Federalizing a GDL Law Could Mean Reducing Teen Car Accidents in New York

August 25, 2011
By Ronai & Ronai, LLP on August 25, 2011 3:25 PM |

Not only are members of Congress looking to standardize Graduated Driver's License Programs nationwide with the proposal of STANDUP Act 2011, but so are two former U.S. Department of Transportation secretaries, reports WFLX.

Two former Transportation Cabinet Officials, Elizabeth H. Dole (1983-1987) and Norman Y. Mineta (2001-2006) prepared and signed letters to Congressional leaders urging enactment of the Safe Teen and Novice Driver Uniform Protection Act as part of a movement to reduce teen car accidents in New York and throughout the country. Creating consistency statewide would ensure young and novice drivers are being trained and gaining knowledge about safe driving behaviors before they venture out on roadways alone.
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New York personal injury lawyers know that more than 5,000 deaths occur every year and thousands more are injured in car crashes caused by a teen driver. Not only are teens at risk but so are the passengers who ride with them, other motorists, pedestrians and bicyclists.

As committees of the House and Senate are busy preparing their versions of multi-year transportation legislation authorizing funding for surface transportation programs, they are urged to consider the following points of the STANDUP Act as part of their proposal:


  • GDL laws have proven to be successful in reducing teen car accidents in states with strong programs but some states are missing key components that would improve teen driver safety.

  • Similar to the commercial driver's licensing law, 21 minimum drinking age law, zero tolerance BAC law for underage drinking, and .08 BAC law mandated from state to state, the STANDUP Act can reduce young driver accidents and reverse the negative threat these accidents have on our families and communities nationwide.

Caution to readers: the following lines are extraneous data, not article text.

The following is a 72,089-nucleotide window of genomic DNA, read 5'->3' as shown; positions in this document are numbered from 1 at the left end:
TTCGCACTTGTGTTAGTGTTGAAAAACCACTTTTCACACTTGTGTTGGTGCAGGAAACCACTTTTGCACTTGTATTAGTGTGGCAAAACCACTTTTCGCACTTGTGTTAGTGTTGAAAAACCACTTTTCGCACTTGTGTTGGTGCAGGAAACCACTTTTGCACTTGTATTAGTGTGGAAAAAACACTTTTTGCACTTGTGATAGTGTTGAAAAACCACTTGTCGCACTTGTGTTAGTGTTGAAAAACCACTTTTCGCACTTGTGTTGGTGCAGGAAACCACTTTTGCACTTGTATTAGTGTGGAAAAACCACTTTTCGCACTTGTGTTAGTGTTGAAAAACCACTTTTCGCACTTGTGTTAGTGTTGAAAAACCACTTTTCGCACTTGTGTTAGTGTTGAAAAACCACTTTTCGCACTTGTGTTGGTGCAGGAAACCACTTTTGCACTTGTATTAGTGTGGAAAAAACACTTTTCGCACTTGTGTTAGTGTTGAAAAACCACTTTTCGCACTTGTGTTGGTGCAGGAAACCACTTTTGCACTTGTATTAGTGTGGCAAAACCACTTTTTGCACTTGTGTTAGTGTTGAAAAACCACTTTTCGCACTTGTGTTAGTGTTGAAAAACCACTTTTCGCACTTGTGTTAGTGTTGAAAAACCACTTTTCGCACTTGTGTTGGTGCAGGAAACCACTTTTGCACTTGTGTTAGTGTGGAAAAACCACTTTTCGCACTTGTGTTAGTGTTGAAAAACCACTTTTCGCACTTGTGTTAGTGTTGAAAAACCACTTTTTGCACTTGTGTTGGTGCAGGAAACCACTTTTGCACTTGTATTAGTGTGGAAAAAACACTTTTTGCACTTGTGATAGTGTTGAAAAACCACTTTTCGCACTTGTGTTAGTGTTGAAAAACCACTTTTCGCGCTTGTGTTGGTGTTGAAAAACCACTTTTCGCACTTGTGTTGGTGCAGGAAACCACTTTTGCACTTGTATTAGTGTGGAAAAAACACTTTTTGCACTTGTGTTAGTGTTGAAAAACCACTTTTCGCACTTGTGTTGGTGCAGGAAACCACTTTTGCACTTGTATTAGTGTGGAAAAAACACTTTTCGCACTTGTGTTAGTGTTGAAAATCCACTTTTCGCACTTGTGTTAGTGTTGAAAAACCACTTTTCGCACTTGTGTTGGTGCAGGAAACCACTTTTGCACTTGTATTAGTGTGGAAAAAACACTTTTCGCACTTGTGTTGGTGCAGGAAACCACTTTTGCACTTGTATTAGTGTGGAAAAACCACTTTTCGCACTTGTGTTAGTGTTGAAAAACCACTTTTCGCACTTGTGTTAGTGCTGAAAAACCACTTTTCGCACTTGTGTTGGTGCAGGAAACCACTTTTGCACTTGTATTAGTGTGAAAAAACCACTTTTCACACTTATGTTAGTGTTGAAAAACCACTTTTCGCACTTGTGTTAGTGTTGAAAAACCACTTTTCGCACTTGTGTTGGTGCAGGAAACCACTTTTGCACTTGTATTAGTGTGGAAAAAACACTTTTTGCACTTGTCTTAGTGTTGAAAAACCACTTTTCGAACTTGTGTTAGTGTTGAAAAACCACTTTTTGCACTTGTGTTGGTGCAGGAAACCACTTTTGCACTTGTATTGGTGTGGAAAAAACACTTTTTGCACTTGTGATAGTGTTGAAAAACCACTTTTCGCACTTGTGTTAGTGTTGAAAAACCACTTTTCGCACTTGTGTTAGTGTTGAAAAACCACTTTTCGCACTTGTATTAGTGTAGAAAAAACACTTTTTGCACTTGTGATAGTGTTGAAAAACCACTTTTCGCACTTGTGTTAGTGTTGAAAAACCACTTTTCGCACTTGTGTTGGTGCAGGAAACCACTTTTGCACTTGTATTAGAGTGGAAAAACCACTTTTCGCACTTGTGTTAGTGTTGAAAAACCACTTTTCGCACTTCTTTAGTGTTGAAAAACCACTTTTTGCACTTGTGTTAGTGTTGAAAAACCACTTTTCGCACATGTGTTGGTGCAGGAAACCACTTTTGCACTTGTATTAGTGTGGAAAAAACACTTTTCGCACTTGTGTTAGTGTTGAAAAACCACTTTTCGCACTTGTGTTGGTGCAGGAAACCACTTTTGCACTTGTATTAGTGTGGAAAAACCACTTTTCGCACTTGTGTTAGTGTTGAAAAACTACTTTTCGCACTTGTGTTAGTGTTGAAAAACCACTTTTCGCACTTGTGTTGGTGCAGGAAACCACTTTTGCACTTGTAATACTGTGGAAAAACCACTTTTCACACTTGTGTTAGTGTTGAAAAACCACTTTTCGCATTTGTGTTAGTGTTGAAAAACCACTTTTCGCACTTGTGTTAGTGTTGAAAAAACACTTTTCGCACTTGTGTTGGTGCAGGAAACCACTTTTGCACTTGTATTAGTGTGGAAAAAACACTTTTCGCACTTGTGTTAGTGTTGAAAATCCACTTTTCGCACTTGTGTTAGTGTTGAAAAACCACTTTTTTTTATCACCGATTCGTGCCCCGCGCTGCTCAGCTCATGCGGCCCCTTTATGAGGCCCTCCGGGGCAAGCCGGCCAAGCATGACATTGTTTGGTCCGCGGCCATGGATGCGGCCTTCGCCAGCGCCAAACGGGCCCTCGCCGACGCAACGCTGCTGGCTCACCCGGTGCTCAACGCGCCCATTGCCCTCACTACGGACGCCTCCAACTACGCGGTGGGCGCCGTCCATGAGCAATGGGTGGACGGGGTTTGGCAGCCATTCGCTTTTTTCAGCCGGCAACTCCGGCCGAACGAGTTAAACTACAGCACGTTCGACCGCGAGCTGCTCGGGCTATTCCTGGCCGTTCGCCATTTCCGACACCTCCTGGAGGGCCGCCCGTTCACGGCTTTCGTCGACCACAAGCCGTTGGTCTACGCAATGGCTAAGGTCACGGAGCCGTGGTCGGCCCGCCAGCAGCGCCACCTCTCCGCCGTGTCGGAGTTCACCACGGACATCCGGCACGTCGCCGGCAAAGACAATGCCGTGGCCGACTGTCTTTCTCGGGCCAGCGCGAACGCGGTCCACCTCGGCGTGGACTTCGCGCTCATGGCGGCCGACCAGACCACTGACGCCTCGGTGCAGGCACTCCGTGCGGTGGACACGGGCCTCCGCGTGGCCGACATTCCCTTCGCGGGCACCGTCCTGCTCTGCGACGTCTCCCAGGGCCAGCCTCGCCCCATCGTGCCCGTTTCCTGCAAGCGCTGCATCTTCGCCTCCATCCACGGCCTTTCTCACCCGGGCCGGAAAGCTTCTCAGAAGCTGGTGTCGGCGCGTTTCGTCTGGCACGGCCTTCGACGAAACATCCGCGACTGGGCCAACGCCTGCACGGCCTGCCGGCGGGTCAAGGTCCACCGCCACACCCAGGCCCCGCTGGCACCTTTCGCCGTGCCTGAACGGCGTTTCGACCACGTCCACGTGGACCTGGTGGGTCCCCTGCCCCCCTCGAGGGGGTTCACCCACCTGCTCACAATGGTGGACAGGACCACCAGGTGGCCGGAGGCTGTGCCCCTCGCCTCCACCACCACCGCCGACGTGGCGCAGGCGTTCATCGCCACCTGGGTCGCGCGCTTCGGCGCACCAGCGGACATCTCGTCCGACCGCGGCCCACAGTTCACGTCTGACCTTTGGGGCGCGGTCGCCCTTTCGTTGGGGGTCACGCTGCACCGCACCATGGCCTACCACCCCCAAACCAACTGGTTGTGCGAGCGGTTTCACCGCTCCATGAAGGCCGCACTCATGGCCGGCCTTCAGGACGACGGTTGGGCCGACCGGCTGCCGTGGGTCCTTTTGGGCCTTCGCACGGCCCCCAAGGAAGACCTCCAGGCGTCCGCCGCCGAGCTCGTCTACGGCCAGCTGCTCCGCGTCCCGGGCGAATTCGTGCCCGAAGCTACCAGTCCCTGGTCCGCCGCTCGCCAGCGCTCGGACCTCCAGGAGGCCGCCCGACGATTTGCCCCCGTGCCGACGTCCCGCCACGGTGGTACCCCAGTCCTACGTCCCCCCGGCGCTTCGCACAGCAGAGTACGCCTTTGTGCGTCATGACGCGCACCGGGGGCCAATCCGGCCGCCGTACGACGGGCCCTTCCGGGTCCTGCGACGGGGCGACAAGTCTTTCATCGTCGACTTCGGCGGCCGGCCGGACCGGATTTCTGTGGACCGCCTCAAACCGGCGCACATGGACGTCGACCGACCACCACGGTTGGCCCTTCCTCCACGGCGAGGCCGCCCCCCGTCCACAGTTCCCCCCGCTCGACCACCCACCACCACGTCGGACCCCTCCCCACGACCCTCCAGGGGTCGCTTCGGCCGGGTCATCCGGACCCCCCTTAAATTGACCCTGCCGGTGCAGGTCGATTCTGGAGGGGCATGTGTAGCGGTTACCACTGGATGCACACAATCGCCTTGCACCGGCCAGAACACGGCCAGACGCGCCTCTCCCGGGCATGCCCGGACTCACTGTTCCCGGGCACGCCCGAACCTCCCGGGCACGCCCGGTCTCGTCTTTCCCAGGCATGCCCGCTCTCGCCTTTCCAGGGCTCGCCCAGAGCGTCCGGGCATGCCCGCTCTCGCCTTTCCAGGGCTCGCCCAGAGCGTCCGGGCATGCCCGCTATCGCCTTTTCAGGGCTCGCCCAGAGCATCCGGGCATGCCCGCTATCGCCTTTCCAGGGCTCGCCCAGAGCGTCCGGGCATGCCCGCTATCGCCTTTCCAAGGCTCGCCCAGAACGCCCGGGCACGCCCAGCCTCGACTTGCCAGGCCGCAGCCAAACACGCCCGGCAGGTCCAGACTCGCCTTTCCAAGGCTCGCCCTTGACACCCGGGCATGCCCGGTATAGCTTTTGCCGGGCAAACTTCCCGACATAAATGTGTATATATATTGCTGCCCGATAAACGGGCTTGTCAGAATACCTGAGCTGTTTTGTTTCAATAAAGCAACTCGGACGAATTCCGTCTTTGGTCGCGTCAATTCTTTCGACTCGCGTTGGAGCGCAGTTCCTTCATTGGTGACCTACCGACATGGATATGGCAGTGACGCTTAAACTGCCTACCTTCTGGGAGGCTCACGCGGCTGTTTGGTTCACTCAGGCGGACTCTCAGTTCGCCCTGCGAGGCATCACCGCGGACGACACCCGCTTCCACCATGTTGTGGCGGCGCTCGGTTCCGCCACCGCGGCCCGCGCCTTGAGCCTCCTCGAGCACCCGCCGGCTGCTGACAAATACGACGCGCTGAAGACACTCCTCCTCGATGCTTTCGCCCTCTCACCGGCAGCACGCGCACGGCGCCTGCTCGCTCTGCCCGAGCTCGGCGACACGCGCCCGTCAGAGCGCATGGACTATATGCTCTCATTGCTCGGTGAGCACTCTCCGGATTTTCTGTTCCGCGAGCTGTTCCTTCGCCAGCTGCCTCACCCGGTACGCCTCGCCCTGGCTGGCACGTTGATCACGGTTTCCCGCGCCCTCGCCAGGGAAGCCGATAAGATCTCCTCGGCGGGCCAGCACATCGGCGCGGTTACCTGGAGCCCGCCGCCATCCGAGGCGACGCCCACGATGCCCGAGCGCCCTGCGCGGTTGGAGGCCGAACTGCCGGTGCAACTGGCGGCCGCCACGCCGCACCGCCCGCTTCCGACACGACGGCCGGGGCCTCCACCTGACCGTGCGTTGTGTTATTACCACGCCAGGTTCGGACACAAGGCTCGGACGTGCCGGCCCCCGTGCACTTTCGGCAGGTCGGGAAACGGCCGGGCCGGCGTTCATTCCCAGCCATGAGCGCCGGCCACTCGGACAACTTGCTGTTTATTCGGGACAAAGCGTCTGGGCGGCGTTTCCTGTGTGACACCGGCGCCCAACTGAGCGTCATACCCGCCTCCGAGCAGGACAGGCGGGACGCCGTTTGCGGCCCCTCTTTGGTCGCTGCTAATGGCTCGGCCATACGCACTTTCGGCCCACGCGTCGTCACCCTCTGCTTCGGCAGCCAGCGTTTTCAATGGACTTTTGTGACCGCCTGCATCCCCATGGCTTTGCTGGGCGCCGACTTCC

• All states would be required to impose three stages of licensing: a learner's permit, intermediate phase and the final full licensure stage.

  • No young driver would be permitted to get a full license before age 18.

  • Many teen-related crashes occur at night or with another young passenger in the vehicle so unsupervised driving in the dark and teen passengers would be restricted until a full license is acquired at age 18.

  • No teen would be permitted to start the learner's permit process until age 16.

New York State Department of Motor Vehicles offers lots of useful information for parents and teens starting the learning to drive process. From regional restrictions to parental involvement to age requirements, everything you need to know about getting a driver's license in New York is at your fingertips.

Parents and teens can also obtain detailed facts and information for young drivers at Keys2Drive AAA Guide for Teen Driver Safety.

Studies have shown that 89 percent of teens respect their parent's involvement and influence during the process of learning to drive. Teach your teen to be a safe driver in order to reduce the risk of an accident when they start to drive solo.

The injury lawyers at Ronai & Ronai, LLP are dedicated to compensating victims and their families injured in car accidents in Manhattan, Westchester or Stamford, CT. If you have been injured in New York City of the surrounding areas, call for a free and confidential appointment at 1-800-664-7111.

Additional Resources:

Enforcement and Awareness of Distracted Driving Laws Reduces the Risk of Car Accidents in Manhattan, Elsewhere, New York Injury Lawyer Blawg, July 21, 2011

Universal Campaign Aimed at Reducing Traffic Fatalities in New York City Car Accidents, New York Injury Lawyer Blawg, May 23, 2011